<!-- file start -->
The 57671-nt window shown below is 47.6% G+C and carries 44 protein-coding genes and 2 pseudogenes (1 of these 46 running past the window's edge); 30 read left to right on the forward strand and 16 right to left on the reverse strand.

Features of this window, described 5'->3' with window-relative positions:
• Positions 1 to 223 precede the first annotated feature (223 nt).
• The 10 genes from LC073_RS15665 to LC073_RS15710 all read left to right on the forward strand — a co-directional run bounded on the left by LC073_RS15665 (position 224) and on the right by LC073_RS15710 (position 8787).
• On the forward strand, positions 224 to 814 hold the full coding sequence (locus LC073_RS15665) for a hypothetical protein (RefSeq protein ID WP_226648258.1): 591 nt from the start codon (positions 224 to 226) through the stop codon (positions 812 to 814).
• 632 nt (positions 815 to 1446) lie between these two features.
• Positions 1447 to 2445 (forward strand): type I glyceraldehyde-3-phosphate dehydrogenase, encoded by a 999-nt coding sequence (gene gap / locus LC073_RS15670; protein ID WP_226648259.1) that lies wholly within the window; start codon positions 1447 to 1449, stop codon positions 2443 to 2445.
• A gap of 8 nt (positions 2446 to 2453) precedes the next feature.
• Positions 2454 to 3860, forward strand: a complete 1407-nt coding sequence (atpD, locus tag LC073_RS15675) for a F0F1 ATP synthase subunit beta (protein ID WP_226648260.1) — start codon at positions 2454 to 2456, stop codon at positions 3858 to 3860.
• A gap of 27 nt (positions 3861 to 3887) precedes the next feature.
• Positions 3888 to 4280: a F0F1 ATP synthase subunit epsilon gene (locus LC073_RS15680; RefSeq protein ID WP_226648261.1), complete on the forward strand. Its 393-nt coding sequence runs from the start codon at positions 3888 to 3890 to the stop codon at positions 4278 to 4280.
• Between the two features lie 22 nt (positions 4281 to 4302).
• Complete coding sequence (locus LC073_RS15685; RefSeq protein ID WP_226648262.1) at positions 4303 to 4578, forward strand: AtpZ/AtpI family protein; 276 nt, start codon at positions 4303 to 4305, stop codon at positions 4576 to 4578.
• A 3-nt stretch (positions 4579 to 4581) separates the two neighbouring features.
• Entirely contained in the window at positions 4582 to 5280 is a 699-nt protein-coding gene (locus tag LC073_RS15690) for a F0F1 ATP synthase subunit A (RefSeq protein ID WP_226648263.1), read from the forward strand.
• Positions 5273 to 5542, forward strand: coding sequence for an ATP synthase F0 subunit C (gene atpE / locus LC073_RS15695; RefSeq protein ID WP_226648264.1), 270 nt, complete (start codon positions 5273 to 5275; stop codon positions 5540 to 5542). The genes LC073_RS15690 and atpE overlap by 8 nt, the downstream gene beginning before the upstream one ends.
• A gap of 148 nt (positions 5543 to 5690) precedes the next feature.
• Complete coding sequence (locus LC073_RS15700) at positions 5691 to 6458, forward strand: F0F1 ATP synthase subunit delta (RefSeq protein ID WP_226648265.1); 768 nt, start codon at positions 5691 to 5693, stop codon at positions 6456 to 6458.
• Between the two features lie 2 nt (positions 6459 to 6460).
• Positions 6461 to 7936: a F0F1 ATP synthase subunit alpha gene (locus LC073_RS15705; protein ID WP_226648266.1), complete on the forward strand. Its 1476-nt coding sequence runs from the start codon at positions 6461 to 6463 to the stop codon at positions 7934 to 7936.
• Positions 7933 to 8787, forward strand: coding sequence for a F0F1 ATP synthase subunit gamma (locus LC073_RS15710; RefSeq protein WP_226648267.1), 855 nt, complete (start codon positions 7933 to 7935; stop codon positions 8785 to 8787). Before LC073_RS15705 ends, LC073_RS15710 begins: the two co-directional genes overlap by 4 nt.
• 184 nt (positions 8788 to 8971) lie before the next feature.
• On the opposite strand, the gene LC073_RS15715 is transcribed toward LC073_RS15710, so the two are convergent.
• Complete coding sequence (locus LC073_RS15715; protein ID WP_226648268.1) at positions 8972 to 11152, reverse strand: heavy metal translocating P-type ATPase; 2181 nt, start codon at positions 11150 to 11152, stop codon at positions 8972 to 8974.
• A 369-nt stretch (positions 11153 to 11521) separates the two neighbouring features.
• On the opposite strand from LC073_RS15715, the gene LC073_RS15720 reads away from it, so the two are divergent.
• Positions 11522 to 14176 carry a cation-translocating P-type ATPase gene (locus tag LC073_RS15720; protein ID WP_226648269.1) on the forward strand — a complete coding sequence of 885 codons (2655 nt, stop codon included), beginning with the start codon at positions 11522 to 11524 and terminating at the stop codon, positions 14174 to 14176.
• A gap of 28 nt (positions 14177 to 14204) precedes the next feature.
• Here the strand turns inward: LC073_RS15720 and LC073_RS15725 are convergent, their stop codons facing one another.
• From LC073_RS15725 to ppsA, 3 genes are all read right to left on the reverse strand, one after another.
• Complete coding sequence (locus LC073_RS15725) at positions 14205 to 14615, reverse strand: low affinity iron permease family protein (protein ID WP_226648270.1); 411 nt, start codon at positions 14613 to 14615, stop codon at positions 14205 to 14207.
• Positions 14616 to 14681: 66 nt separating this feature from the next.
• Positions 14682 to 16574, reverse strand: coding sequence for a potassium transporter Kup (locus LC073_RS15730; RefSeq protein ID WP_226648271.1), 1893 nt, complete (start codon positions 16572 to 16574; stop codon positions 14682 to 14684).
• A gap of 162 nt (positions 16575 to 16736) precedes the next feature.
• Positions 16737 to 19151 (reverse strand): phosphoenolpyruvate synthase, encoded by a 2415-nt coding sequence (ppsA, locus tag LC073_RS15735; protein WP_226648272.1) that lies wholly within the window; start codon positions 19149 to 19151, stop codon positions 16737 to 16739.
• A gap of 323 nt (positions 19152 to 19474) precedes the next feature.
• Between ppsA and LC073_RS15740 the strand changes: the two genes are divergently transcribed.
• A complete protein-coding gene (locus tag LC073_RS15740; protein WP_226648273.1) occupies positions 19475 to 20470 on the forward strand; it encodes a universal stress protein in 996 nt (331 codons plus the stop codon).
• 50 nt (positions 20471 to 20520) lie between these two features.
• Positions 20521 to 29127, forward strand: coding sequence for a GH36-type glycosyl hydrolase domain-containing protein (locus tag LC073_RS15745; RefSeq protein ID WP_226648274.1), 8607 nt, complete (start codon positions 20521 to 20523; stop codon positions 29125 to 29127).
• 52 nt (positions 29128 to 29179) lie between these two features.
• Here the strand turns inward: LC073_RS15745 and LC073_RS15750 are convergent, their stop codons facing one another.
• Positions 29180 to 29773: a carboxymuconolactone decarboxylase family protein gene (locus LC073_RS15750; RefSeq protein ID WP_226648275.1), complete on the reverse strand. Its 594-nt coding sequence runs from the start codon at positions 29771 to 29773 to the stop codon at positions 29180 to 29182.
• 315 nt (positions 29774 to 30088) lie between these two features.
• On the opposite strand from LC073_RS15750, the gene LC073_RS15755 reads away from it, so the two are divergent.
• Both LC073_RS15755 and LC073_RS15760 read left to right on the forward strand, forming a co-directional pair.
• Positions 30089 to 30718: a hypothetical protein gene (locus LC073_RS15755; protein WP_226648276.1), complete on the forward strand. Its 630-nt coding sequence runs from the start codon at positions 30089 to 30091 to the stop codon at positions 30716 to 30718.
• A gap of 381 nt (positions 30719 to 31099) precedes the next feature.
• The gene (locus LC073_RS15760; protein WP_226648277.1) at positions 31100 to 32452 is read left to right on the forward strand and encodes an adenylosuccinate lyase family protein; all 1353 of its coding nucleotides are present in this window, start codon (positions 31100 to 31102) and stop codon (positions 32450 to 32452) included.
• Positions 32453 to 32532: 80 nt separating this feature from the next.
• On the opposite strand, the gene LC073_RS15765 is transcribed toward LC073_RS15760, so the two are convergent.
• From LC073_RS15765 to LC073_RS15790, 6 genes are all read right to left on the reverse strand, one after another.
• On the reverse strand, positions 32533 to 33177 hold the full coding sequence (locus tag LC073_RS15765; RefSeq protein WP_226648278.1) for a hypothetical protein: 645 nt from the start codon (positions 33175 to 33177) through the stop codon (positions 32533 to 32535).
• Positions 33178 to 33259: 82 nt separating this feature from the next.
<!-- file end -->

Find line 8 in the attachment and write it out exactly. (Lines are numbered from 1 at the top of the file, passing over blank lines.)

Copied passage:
• A gap of 8 nt (positions 2446 to 2453) precedes the next feature.